New Findings Ease Your Breast Cancer Concerns By Approximately 1%

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There's comforting news today for women whose relatives have the BRCA1 or BRCA2 mutations: Despite the findings of a 2007 study, if you don't have the mutation, your risk of developing breast cancer isn't much higher than any other woman's.


Since the mutations increase a woman's risk of developing breast or ovarian cancers by five to 20 times, doctors say that when a woman tests positive her family members should be screened too. Relatives who test negative are usually told that they only have to worry about having a slightly elevated risk due to a family history of cancer. However, the San Francisco Chronicle reports that a 2007 study published in the Journal of Medical Genetics suggested women with abnormal BRCA1 or BRCA2 genes in the family are five times more likely to develop breast cancer, even if only their mother or sister has the mutation.

Thankfully, a new study out of Stanford University proves that isn't true. Researchers looked at 3,000 families from the U.S., Canada, and Australia, including 300 who had the gene mutation. They found that the noncarriers didn't have an increased risk of breast cancer. The researchers believe that the 2007 study of 277 British families with the mutation showed a higher risk because the subjects were being tested more frequently for breast cancer.

Dr. Hope Rugo, director of breast oncology clinical trials program at UC San Francisco says that the previous study made genetic testing even more stressful for women, because they didn't know if they could really relax after testing negative for the mutations. The new study confirms that those who don't have the mutation don't need to worry about taking agressive measures to protect themselves against breast cancer.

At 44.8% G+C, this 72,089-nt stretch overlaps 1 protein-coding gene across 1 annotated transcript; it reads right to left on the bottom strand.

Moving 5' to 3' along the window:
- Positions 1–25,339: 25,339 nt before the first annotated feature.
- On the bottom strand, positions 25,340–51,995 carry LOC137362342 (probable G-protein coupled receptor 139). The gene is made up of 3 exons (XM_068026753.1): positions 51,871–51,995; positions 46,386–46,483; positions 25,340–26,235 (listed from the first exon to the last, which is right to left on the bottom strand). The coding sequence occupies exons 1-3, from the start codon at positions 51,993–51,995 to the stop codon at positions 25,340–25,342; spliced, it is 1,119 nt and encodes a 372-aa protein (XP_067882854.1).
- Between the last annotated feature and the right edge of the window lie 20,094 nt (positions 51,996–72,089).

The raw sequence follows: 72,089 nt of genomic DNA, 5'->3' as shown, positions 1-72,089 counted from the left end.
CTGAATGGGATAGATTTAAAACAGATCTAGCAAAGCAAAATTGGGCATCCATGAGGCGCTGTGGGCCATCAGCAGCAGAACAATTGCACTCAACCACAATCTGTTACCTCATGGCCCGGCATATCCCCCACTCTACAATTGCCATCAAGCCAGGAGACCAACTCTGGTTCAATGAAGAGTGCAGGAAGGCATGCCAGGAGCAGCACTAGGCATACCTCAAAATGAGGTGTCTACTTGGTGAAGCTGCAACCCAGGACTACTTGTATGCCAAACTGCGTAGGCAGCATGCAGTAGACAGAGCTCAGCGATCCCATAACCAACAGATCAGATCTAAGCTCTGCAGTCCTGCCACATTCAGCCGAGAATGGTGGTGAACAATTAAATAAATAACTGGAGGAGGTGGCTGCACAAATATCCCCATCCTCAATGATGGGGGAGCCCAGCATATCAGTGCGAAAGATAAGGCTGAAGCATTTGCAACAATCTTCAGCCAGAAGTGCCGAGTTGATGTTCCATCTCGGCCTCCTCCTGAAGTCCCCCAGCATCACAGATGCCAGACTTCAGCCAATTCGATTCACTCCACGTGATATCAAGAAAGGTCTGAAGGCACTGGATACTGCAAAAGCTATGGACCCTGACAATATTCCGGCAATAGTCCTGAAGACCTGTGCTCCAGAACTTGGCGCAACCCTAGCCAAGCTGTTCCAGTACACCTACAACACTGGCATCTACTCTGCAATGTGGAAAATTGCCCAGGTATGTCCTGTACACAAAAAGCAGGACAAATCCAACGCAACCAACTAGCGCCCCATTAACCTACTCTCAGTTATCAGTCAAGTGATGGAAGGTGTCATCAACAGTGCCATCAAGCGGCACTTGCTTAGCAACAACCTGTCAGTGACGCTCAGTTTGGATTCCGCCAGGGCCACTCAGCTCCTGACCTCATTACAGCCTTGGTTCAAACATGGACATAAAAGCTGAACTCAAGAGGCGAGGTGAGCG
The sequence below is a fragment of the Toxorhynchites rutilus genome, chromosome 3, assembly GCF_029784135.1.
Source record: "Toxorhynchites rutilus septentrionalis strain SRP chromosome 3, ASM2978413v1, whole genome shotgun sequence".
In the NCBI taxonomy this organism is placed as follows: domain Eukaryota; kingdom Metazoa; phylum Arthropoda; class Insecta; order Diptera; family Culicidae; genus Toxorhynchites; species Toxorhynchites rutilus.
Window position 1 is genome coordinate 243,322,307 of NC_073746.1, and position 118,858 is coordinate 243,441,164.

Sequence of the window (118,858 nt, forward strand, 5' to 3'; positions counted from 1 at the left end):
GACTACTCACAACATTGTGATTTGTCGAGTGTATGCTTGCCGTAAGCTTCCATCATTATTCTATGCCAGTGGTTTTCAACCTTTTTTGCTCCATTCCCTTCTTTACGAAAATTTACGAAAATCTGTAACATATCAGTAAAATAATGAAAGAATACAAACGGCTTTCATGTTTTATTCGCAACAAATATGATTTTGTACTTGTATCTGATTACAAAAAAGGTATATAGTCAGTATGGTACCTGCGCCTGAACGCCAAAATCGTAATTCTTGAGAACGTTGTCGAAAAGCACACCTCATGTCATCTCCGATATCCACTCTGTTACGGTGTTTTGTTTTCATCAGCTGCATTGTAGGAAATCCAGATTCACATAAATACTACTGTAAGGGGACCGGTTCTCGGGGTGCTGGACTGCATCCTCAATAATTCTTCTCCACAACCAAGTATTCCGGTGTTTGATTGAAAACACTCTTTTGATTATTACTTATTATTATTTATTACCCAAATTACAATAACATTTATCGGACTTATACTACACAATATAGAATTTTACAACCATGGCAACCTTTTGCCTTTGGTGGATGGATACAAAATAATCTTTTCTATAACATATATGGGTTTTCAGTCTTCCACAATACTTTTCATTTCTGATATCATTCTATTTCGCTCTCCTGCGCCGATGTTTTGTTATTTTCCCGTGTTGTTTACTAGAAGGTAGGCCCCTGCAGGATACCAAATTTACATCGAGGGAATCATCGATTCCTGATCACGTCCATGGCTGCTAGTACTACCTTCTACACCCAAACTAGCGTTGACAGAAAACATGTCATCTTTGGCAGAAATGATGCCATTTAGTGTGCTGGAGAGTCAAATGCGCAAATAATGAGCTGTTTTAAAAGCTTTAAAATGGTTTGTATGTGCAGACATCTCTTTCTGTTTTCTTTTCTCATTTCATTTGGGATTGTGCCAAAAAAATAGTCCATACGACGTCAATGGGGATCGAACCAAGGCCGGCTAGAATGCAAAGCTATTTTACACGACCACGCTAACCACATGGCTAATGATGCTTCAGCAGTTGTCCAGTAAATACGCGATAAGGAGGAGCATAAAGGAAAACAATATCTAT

Reassuring Study On Breast Cancer Genetic Mutation [San Francisco Chronicle]

Image via Breast Cancer Doesn't Necessarily Run In The Family


Stephan Zielinski

Abstract at [] . Clicking on the "PDF" link will download the paper itself to your machine. Shoot, there's even a podcast...

(To save people some clicking: the paper concludes, "In summary, we found no evidence for an increase in breast cancer risk for noncarriers of a family-specific BRCA1 or BRCA2 mutation in this study of 3,047 population-based families recruited from three countries. These results support the standard clinical practice of advising noncarriers that they do not have any increase in breast cancer risk attributable to the family-specific BRCA mutation and, in the absence of other strong risk factors, should follow general population guidelines for breast cancer screening." So, not just "isn't much higher"; this study suggests NO higher.)